I’ve Been Wondering: Rosemount’s Curious Concrete Walls

4:31 PM, Jul 12, 2006   |    comments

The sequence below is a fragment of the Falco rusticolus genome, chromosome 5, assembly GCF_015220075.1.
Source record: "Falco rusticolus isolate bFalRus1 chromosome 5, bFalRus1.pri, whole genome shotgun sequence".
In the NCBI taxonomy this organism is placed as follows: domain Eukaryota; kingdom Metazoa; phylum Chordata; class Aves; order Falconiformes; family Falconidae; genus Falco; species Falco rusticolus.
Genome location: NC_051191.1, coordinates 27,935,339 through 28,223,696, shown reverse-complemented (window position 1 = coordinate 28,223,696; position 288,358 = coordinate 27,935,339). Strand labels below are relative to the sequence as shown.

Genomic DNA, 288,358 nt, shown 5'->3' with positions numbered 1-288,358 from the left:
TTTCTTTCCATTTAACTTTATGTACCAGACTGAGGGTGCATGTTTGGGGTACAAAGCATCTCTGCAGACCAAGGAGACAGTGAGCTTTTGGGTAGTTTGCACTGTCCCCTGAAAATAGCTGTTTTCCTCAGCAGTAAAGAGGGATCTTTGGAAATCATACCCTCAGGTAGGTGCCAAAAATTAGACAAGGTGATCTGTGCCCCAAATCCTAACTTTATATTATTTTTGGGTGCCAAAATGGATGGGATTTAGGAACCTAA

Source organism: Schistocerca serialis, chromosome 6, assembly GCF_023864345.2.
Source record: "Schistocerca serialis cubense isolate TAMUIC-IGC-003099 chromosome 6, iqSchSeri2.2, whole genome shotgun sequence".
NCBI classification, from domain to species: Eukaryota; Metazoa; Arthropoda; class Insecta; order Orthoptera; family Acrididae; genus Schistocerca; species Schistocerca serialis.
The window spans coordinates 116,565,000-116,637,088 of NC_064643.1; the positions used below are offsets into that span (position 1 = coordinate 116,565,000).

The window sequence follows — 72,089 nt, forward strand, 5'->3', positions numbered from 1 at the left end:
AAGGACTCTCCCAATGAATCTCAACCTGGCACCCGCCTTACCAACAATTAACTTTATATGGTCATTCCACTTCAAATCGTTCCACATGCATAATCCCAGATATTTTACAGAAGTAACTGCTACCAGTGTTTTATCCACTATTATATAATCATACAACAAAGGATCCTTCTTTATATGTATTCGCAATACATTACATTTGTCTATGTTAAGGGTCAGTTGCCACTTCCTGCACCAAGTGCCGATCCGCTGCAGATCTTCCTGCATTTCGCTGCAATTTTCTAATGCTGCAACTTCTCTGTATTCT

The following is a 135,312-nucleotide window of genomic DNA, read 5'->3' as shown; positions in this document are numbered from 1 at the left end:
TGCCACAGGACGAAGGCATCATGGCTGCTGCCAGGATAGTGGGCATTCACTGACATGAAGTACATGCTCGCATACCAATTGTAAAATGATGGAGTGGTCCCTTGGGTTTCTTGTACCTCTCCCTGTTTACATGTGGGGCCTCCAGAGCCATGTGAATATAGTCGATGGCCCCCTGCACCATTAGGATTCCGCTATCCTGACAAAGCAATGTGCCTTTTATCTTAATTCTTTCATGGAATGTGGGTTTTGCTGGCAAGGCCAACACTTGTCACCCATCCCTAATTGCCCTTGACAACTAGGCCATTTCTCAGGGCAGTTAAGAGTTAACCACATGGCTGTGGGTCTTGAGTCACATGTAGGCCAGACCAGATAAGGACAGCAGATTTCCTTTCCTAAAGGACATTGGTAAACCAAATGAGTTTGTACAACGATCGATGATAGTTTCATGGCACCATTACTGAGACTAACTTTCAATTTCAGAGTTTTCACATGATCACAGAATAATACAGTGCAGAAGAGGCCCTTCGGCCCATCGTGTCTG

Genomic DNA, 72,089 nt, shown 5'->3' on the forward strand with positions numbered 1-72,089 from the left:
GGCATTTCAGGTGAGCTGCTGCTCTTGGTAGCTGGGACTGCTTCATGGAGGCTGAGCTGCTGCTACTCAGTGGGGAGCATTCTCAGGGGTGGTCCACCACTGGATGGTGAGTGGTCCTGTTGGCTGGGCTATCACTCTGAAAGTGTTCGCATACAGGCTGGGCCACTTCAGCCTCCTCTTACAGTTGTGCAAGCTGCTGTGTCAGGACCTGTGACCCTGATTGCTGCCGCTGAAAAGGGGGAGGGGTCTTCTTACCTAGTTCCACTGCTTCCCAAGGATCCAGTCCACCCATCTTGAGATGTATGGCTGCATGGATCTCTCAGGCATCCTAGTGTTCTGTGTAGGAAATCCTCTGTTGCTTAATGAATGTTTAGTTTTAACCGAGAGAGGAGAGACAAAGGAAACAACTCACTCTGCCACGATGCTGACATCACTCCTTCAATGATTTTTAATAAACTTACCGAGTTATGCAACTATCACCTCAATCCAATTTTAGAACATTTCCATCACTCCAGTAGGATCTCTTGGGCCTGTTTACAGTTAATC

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If you drive down Dakota County Highway 46 east of Rosemount you can't help but notice them and wondering what are those mysterious cement monoliths? Many KARE 11 viewers have done same. Jim G. wrote, “What are those large concrete structures off County Road 46 between Coates and Rosemount?” Thomas I. echoed that thought, writing, “On the south side of Highway 46 in Rosemount are several very large cement structures – what are they?” Rosemount history buff Gerald Mattson became curious years ago. And now he's become something of an expert. “We’d drive around and we’d look at all these ruins and it always fascinated me just wondering what went on out here because nobody seemed to know,” Mattson remarked as he led us on a tour of the area, which is part of the University of Minnesota’s U-More Park. What Mattson discovered is that there’s much more than meets the eye from the highway. “You look around. You can see the concrete all around here. This place is honeycombed with hundreds and hundreds of ruins and foundations." The ruins, including the so-called “T walls” on the south side of County 46, are all ghosts of a nation at war. At the height of World War II Uncle Sam needed more gunpowder. The War Department, as it was called at the time, set its sites on Dakota County and seized 11,000 acres of prime farm land for what was to become the Gopher Ordnance Works. “It was not a happy time for the farmers,” explained Mattson. “Some of these people were given less than six weeks from the time they first told them they had to be off the property until they were out.” Mattson, who heads the Rosemount Historical Society and is a member of the Dakota County Historical Society’s board, co-wrote a book detailing the history of the plant. He says that as the sprawling plant took shape in 1943 Rosemount became a “boom” town in more ways than one. “Sixteen thousand construction workers moved in here temporarily,” he explained, “They made chicken coops into houses. Trailer parks sprang up and schools were overloaded. The people were coming and going constantly.” The plant, at full capacity, was supposed to employ nearly 3,000 production workers, but recruiting wasn’t easy. With much of the labor force already working in the defense industry, others away at war and many locals busy producing food to feed the military, the Army and plant operator DuPont ran large 'help wanted' ads in local papers. “If you can run a vacuum cleaner,” reads the cutline in one 1945 ad featuring a female employee, “You can do my war job at Gopher.” The first three production lines were completed in 1943, only to be idled because six other powder plants had already met the demand. Then in late 1944 the government ordered production at Gopher to resume and the construction of three more lines. “They got into production about six months before the end of the war,” Mattson told us as we walked through the ruins, “And this gunpowder was going for Navy artillery shells.” More than 60 years later Gerald Mattson, a retired Northwest Airlines mechanic, has made it his personal mission to piece together the puzzle of the ordnance works ruins. “And as you went up the stacks,” Mattson said pointing at one of the huge smoke stacks left behind, “If you look here, these were doorways and these were walkways into the stacks.” The smoke stacks you can see from U.S. Highway 52 and County Hwy 46 were part of huge powerhouses that heated boiling water for the gunpowder. “They were huge boiling factories to make boiling water. Millions and millions of gallons of boiling water.” The “T” walls that made our viewers curious were part of solvent recovery houses that, according to Gerald’s research, were used to recover diethyl ether and ethanol from the so-called “green” gunpowder. The process was highly volatile and the concrete walls were blast barriers to restrict the impact of any explosions. “If an explosion occurred in one side the blast would go out two sides and straight up,” Mattson explained, “But the concrete wall would protect the man working next door and the men in the building behind him.” Speaking of explosions, one almost comical safety feature in some of the buildings was a system of spring loaded doors and escape chutes. “So you run through the doors at a dead run, burst through the doors, jump on these slides and slide down,” said Mattson. He conceded it wouldn’t help someone much in a real explosion. “I think the slides were more of a confidence booster for the workers.” Beyond co-authoring a book and producing a documentary about the ordnance works, Gerald also crafted a large three-dimensional diorama detailing all 858 buildings. Working with blue prints and old photos Mattson replicated the layout of the operation as it appeared at peak production in early 1945. It was a thirsty place. Mattson led us to one of two cavernous concrete reservoirs. It’s now a canvass for budding graffiti artists, but it was designed to hold a million gallons of water pumped in from the Mississippi. Victory for America and the Allies in World War II spelled the end of the Gopher Ordnance Works. Soon after V-J Day half of the work force was laid off and the other half began the process of shutting down the works. In fact the second powerhouse, for the second set of three production lines, was even finished yet when construction was halted. By 1947 the Army had deeded the land to the University which turned it into an agriculture and horticulture research park, now known as U-More Park. The plant made the news recently when the U of M agreed to give the State 2,800 acres of U-More Park as part of the football stadium deal at the Capitol. It’s important to note the footprint of the old gunpowder plant lies north of the section of land being turned over to the State. The ruins will likely remain as a vivid reminder of the most pivotal time in the 20th Century, or simply evoke the curiosity of those who drive down County 46. Mattson says there are both historical and practical reasons that the U of M won’t clear the concrete away any time soon. “Number one because it’s history,” says Mattson, “Number two because of the amount of concrete in here that would have to be taken out. The cost would just be horrendous.” By John Croman, KARE 11 News